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Oshawa minor hockey names new technical director

Richard Bercuson has more than 40 years of experience in hockey

Durham resident Richard Bercuson speaks to members of the Oshawa Bantam AAA team as part of a mentorship program he has developed for Oshawa Minor Hockey. Bercuson, who has more than 40 years of coaching experience, was recently named the association’s new technical director. (Photo supplied)

By Dave Flaherty/The Oshawa Express

When Richard Bercuson moved to Durham Region a few years ago, it’s unlikely he could have predicted how involved he would be in Oshawa’s minor hockey program.

That’s not to say he doesn’t have the credentials and the resume.

Bercuson has coached for 40 years at various levels of junior, as well as at the college level, pro in Europe, and numerous minor and high school teams.

He has also taught Hockey Canada’s national coaching certification program and previously authored or co-authored manuals on a number of hockey-related topics.

For more than 30 years, he was the director of coaching for Hockey East Ontario, one of three branches of Hockey Canada in Ontario, a region which includes approximately 25,000 players.

With minor hockey being a passion for most of his life, it was natural that Bercuson was interested in contributing locally.

The challenge was he had very few connections in the local hockey community.

However, it wasn’t long before he reached out to the Oshawa Minor Hockey Association (OMHA), and has helped to develop a new mentorship program over the past few years.

The program has been well received, and Bercuson is now stepping into an expanded role.

Last month, the OMHA named him as the association’s new technical director.

Speaking with The Oshawa Express, Bercuson is frank in recalling his initial assessments of Oshawa’s minor hockey system.

“It’s been a losing association. I used the term loosely because it’s not about winning, but it is a competitive association,” he explains.

Bercuson says he was cognitive of a “negative attitude” within the association and a sense of frustration from many coaches and other volunteers.

However, despite this, he knew beneath the surface things weren’t as dire as they may have seemed.

“It really wasn’t that bad, it’s just that the perception was that bad,” he says.

To turn things around, the hockey veteran says the association needed a fresh start.

“Changing a culture requires a completely different look at how we’re going to do things. This year has been somewhat of a watershed year in that way.”

As part of that culture shift, Bercuson says they’ve focused on getting coaches to step away from their comfort area and show them “that there are ways to teach kids that are better than what we’ve been doing.”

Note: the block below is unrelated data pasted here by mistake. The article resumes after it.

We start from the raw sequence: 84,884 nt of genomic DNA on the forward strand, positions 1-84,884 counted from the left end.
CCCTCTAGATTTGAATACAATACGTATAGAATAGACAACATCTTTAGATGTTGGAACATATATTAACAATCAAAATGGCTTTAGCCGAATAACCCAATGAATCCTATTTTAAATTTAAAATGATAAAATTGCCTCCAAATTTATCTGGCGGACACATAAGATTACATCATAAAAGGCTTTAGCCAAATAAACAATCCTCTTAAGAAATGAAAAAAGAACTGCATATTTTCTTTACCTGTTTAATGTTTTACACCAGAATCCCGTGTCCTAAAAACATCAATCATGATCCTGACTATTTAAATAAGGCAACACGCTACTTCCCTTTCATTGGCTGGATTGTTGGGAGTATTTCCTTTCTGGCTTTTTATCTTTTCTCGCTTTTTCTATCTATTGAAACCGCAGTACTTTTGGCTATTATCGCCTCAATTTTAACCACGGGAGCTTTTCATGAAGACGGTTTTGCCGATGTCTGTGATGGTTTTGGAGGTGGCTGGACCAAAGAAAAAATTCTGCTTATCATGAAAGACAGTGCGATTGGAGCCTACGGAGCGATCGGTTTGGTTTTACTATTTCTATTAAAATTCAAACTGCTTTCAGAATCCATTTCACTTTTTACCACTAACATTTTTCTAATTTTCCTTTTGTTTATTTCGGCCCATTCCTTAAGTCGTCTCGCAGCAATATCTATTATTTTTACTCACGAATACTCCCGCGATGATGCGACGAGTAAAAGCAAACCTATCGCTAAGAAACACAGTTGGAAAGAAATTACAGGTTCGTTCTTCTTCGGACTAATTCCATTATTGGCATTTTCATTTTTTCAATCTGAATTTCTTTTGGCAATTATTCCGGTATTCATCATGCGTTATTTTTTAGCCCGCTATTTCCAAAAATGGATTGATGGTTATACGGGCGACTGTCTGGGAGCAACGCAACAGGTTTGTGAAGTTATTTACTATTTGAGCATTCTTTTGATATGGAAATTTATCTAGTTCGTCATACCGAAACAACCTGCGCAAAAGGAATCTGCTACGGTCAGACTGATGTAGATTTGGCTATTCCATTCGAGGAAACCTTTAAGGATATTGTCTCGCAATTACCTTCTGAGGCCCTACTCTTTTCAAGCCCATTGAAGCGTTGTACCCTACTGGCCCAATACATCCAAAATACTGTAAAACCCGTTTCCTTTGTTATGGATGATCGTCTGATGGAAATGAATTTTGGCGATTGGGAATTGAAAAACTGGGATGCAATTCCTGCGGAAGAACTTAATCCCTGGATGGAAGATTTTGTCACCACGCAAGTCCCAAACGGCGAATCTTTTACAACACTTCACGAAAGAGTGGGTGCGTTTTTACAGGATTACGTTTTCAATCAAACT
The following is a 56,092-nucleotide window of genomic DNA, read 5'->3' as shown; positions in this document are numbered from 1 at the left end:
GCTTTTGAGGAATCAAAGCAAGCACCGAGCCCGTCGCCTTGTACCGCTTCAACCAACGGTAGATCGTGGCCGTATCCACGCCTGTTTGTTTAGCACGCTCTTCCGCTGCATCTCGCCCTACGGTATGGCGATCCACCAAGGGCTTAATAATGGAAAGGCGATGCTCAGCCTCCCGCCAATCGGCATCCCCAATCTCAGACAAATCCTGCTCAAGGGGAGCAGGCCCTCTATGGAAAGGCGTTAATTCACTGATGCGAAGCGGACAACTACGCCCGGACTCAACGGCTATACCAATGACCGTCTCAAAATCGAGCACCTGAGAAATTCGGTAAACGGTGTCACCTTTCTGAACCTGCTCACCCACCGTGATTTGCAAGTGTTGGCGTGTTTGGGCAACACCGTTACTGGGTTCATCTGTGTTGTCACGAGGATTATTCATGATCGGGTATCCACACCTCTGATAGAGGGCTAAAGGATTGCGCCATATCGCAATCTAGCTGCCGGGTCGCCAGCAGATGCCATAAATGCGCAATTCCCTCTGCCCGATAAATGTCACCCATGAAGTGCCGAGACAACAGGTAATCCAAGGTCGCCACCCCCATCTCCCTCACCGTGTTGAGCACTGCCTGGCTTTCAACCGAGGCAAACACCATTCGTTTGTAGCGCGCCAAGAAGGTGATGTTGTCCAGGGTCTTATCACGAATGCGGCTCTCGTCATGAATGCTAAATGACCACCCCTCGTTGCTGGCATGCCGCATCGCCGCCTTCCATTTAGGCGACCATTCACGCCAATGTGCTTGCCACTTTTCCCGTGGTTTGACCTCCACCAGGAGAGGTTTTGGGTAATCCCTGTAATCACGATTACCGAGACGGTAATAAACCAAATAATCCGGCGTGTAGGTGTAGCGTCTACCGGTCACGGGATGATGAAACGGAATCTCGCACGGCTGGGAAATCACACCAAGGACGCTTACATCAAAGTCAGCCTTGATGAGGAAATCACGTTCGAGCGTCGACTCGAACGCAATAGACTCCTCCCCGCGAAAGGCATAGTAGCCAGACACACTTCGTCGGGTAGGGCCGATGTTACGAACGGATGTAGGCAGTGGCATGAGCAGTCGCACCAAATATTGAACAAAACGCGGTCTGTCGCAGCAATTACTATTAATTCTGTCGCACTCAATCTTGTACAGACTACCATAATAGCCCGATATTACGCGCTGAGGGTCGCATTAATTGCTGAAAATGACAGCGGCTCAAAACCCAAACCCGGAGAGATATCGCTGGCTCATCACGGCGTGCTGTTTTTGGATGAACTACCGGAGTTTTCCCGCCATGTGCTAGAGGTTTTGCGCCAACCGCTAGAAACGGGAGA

The position of technical director will see Bercuson further develop some of the ideas he’s brought to the OMHA so far.

“It is an expansion of what I was already doing. It’s giving me, not just responsibility, but having a little bit of a hammer on what the expectations are of coaches,” he explains. “So the things that we kind of let go over the last couple of seasons, I’ll be a bit more stringent [on].”

While the overwhelming majority of head coaches have been supportive of his vision, Bercuson says the dedication needs to run all the way down the bench.

“When you’re picking assistants, you better pick assistants who are going to be engaged in your team. I’ve seen far too many assistants who lean on their sticks and do absolutely nothing, and offer nothing except to yell,” he says. “We’d much rather have assistants who are less technically capable where you can lead them in a way to what you want them to do but are open-minded and good with kids. If I see assistant coaches who are not pulling their weight, I’ll be letting [them] know.”

At the end of the day, there needs to be accountability to those who are investing in the program.

“Let’s face it, parents are dropping a fair buck for kids to be playing in this program. It’s costing them $4,000 or $5,000. If you are going to be spending $4,000 or $5,000 on anything, it doesn’t matter if it’s car parts or a hockey team. You want value for your money.”

But Bercuson is quick to point out that he is focused on player and coach development first and foremost and is making no promises that on-ice performance will immediately improve.

“If the coaches feel positive and confident in what they’re doing on the ice, there will be positive results in more games. I’m not suggesting for a second we’re going to start winning provincial championships.”

With under 600 players, OMHA is a small AAA program, and it will be a challenge.

“It’s a very small association to be running four levels of competitive hockey. To expect our teams will suddenly turn around in two or three years, it’s just not realistic,” Bercuson observes. “Some teams will, some levels will, some coaches have already turned their teams around. But it’s a process, and will be an ongoing process.”

Referring back to the “negative attitude” he witnessed at first, Bercuson believes players have been leaving the system because of it.

“They’re tired of playing four, five, six years and getting hammered. I don’t agree with it but I understand it…we have to provide a program that is enticing to keep them here.”

Even though the season has wrapped up, Bercuson is busy looking forward to the next campaign.

He has organized a major conference for Oshawa at the end of May and is expecting about 30 to 35 coaches to attend, as well as some board members, which he says is a    pleasant surprise.

“It’s really unusual. Most board members don’t care about development or say they do and don’t follow up.”